Your brand voice is built on the intent of your brand that ultimately boils down to your company’s mission, vision, and values. That’s why it’s very important to clearly establish your brand’s raison d'être. This will help inform your brand voice and make it more clearly defined.

Define Brand Purpose

Your company’s mission statement will help you hone and polish the purpose of your brand. This consists of the what, how and why of your brand. In general, people love brands that they find inspiring or cool. Thus, it helps to stay a bit off-the-beaten-track for your mission statement.

Review Your Marketing Materials

A thorough periodic review of all your marketing platforms and materials to ensure consistency in brand voice will serve your brand well in the long run. If you know exactly what the brand voice should be, inconsistencies will jump out at you.

Target The Right Audience

Your brand voice is the identity your customer recognizes, but you still need to know how to talk to them. This means knowing your customers' expectations, desires, pain points and triggers like the back of your hand. One way of getting this information is through customer research surveys. For companies not willing to spend too much on large-scale survey project, you can make use of web tools like SurveyMonkey and Typeform to create simple, brief surveys. You can also make use of social listening platforms to know what customers are saying about your brand. Getting proper guidance for effective Brand Tracking can be a huge help here.

Choose a brand voice that syncs with your industry

You don’t want to be addressed in slang by an investment firm! Always consider your industry when you decide on your tone of voice. On the other hand, you want to talk to your audience, but you shouldn’t talk like your audience unless you want to be perceived as ‘greasing the wheel’. For example, perfume brands can be remembered for their risqué variety of humor instead of appealing to elegance like all its competitors. The situation will be driven by the context you are in.

Keep stakeholders and employees in the know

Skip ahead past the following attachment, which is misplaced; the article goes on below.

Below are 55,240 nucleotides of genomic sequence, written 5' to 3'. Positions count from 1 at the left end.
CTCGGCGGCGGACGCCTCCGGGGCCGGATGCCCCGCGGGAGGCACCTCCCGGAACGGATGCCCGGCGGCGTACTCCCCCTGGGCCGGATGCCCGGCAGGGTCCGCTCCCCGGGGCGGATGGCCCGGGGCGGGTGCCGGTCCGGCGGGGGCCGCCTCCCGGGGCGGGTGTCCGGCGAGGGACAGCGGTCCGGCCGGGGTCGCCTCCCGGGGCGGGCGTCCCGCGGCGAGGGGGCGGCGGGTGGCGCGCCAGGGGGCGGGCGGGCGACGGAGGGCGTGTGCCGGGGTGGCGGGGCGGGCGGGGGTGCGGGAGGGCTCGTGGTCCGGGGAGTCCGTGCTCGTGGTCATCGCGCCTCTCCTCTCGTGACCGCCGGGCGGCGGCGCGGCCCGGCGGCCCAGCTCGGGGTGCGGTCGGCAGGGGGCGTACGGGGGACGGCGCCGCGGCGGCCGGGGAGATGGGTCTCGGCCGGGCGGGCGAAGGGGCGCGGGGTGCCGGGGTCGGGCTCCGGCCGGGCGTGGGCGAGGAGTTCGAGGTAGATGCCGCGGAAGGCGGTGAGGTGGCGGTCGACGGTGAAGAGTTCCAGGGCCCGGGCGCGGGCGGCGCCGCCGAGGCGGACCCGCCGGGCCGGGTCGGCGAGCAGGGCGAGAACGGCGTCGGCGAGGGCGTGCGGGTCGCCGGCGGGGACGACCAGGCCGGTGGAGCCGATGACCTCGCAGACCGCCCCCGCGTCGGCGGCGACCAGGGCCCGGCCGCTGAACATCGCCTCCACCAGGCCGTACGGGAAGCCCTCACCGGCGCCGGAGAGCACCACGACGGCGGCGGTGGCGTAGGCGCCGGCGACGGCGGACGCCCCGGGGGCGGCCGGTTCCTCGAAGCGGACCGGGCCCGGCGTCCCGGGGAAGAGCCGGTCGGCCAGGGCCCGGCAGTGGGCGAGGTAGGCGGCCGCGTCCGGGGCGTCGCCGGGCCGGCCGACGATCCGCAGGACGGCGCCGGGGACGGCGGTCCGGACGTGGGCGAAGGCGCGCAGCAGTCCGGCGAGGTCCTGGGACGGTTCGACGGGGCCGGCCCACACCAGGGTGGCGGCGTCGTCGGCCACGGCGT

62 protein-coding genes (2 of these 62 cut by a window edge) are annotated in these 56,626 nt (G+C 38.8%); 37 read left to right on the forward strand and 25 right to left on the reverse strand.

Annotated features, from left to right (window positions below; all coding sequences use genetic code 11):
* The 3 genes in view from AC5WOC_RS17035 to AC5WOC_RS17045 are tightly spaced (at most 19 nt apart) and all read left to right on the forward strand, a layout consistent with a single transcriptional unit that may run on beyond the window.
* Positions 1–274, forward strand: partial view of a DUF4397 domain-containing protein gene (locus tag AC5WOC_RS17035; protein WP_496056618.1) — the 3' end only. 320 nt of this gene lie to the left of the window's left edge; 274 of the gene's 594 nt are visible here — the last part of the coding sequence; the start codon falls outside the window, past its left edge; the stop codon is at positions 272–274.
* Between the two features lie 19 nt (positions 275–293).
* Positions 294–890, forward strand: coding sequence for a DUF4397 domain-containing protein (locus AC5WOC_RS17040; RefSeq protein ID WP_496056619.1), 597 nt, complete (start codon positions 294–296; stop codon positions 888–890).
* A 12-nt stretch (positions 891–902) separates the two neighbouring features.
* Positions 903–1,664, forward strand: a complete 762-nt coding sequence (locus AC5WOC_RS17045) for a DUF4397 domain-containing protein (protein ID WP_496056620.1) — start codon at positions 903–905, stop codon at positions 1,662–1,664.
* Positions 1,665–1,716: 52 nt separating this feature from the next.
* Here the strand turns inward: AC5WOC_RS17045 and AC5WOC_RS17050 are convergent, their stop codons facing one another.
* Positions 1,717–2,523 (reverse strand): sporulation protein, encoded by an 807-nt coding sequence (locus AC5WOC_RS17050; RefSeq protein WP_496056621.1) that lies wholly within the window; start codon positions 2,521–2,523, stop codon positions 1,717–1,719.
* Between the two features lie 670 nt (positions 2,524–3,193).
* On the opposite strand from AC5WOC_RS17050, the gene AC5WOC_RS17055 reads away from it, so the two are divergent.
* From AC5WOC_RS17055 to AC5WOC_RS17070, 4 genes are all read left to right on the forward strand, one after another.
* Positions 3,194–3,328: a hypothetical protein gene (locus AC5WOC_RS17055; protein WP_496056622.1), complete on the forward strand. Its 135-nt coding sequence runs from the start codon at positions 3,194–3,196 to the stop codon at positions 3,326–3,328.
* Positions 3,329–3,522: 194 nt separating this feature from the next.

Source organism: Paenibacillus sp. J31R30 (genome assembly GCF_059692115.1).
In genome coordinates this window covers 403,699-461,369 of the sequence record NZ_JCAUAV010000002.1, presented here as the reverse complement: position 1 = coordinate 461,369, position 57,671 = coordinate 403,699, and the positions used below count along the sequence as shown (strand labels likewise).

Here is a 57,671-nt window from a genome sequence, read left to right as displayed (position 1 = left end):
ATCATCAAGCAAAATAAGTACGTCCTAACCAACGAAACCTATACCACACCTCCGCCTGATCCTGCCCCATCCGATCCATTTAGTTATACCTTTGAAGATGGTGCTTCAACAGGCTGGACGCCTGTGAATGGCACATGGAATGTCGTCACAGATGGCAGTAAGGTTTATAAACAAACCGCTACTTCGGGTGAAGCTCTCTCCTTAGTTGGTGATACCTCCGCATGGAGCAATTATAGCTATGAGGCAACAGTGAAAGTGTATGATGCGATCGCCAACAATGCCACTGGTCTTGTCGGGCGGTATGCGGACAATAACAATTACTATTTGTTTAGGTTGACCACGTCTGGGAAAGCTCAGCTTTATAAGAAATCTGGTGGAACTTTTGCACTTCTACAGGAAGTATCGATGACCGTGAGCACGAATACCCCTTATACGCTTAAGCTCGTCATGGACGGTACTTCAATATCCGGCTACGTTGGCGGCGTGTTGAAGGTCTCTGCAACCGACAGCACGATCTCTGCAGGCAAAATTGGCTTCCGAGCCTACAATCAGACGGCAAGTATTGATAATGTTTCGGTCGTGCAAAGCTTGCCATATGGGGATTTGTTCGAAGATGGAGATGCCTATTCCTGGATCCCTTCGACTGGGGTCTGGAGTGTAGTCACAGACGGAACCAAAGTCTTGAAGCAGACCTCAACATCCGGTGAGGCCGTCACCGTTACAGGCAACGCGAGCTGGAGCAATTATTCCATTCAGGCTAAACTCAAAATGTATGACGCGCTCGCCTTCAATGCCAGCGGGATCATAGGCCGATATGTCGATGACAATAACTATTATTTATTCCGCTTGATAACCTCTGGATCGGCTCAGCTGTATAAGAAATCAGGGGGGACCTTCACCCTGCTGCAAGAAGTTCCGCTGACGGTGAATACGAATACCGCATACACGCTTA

Your stakeholders and your employees are representatives of your brand and it’s important for them to understand your brand voice and get it right in their messaging. That messaging is reflected everywhere from your marketing material to the product packaging and needs to be done right by the variety of people involved in creating all that. The same tone will also be used in all communications about the company as well as internal and external communications.

Don't follow your competitors

Branding choices that appear to imitate your competition will make yours look like a cheaper knock-off. It is better to be distinct, if not entirely different when it comes to competitor branding. You should focus on values, qualities, and traits that are distinct from your competitors. HolaBrief's Competitor Mapping Template should be able to help you assess competitor-branding better so you can devise your own unique messaging.

Turn Customers into Advocates of Your Brand

There are few things as appealing and powerfully convincing for a brand than to have their customers turn into brand advocates. This can be done through the help of social media influencers who use your product and asking them to review your products or be an advocate for your brand.

Interested in analyzing your Brand Voice with the help of our easy-to-use, interactive and strategic templates? Sign up for HolaBrief (it's free), create your first Discovery Project, and give it a test drive.